Ѻ١ҷͧաѺҧԤ ѺҪԡ¡ѺǹŴ㹡ëػó Фç㹡ëͻѺ觿 - 10%
Ҥ : xxx,xxx
Ե¹ Stefano Trabucchi Personal 2018
: Stefano Trabucchi
: VA6000

Ե¹ Stefano Trabucchi ç Stradivari Personal 2018 Ҵ 16
˹ҷӨҡʹԵ¹
ѧТҧӨҡ
оҹǷӨҡ Madagascar Ebony
ѴͧҧӨҡʴ䷷
ش Fitting (١Դ, ҧ, ͧҧ) ӨҡԵ¹ ͡ٴ (Italian Boxwood Darkness & Lightness) ԴԵԢͧ§ҹ
Ѻͧҡҧ Certificate

Stefano Trabucchi was born on Febbruary 5th, 1970 in Sondrio Italy in a family of musicians. When I was 8 years old I started to play the violin and, since then Ive been attracted and fascinated by this instrument and consequently by lutherie and its secrets.
Thats the reason why, at 14, I enrolled in the International School of Lutherie A. Stradivari, where I graduated in 1988 gaining full marks.

Immediately after the diploma, I integrated in Master Nollis workshop where I learned all the tricks of the trade.

As I finished my internship in 1992, I opened my own workshop at Via Bella Rocca14, in the centre of Cremona. Here, by practicing constantly, Ive improved and perfected my skills, in particular as for the construction of the classical quartet (violin, viola, cello).

Ive also made some Baroque instruments, such as a pochette (directly inspired by Stradivaris models) and violas damore.

Stradivaris tradition, its features and models are my main inspiration. In addition to traditional modern instruments, Ive focused my production on making copies of ancient instruments.

My creations are appreciated worldwide, especially in the USA, Japan, Germany, and Italy of course.

My company is a sole trader and registered at the Craftsmen Register of Cremona Chamber of Commerce.
Ѻ١ҷͧաѺҧԤ ѺҪԡ¡ѺǹŴ㹡ëػó Фç㹡ëͻѺ觿 - 10%
Ҥ : xxx,xxx
Villa Marcello copy Amati Ҵ 16
: Villa Marcello
: VA7000

Villa Marcello copy Amati Ҵ 16.2

Marcello Villa was born in Monza in 1965, and lives and works in Cremona. He began studing the violin when he was twelve, later enrolling in th International School of Violin-making in Cremona.

He graduated in 1983 under the guidance of Giorgio Scolari and Stefano Conia, obtaining the highest possible merit in his final year, a scholarship from the Walter Stauffer Foundation.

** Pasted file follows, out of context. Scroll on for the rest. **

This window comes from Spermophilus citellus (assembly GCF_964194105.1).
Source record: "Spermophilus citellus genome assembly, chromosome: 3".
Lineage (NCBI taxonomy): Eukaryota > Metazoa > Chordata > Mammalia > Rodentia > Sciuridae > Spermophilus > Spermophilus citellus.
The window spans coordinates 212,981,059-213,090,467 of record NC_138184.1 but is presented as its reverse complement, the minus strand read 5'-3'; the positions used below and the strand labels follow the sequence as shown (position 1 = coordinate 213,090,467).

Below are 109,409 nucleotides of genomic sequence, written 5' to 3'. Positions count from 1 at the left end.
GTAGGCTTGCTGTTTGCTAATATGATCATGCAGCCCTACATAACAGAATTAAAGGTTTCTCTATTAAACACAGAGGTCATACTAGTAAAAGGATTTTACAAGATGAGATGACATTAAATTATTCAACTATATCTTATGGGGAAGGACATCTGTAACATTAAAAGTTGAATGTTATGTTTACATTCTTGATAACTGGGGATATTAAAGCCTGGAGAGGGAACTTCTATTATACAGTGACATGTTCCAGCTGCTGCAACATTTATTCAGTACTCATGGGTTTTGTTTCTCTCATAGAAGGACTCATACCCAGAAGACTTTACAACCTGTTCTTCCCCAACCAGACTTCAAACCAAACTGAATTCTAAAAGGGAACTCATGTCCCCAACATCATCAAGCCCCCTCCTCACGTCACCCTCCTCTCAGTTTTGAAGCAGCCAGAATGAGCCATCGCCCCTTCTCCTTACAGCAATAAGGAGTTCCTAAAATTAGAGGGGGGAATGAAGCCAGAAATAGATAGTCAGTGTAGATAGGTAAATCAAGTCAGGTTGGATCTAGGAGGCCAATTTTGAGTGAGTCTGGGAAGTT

Apprenticing in the prestigious shop of Stefano Conia, he was able to broaden his experience and soon began to participate in violin making competitions, receiving his first awards.

Eventually, Marcello Villa was awarded the following prizes:
- finalist in the Poznan Competition (1986)
- gold medal at the Bagnacavallo Young Violinmaker's Competition (1986)
- gold medal at the Baveno Competition (1987)
- gold medal for the quartet presented in the Bagnacavallo Violinmaking Exposition (1990)
- silver medal at the 6th Violinmaking Triennal in Cremona (1991)
- two gold medals for violin and cello in the Bagnacavallo Exposition (1992).

Marcello Villa makes violins, violas and cellos, particularly favouring Stradivarian models.

All instruments have a certificate of authenticity with colour photographs and accurate description of the instrument.
Ѻ١ҷͧաѺҧԤ ѺҪԡ¡ѺǹŴ㹡ëػó Фç㹡ëͻѺ觿 - 10%
Ҥ : xxx,xxx
Ե¹ Francesco Bissolotti A.D. 2014 Stradivari 1720 Model
: Bissolotti Francesco
: VC5002

Ե¹ Francesco Bissolotti A.D. 2014 Stradivari 1720 Model

Top : Italian spruce
Back & side : Italian maple
Diapason cm.
Manico cm.

Maestro Francesco Mario Bissolotti
The cultural and professional education of the master is particularly interesting. He initially worked as a wood carver and engraver; he learned the art of violin making later on in life. He worked as a wood carver during the 1940s and continued in this role until the beginning of the 1950s. In the same period Bissolotti studied music and violin, and he became an excellent amateur violinist.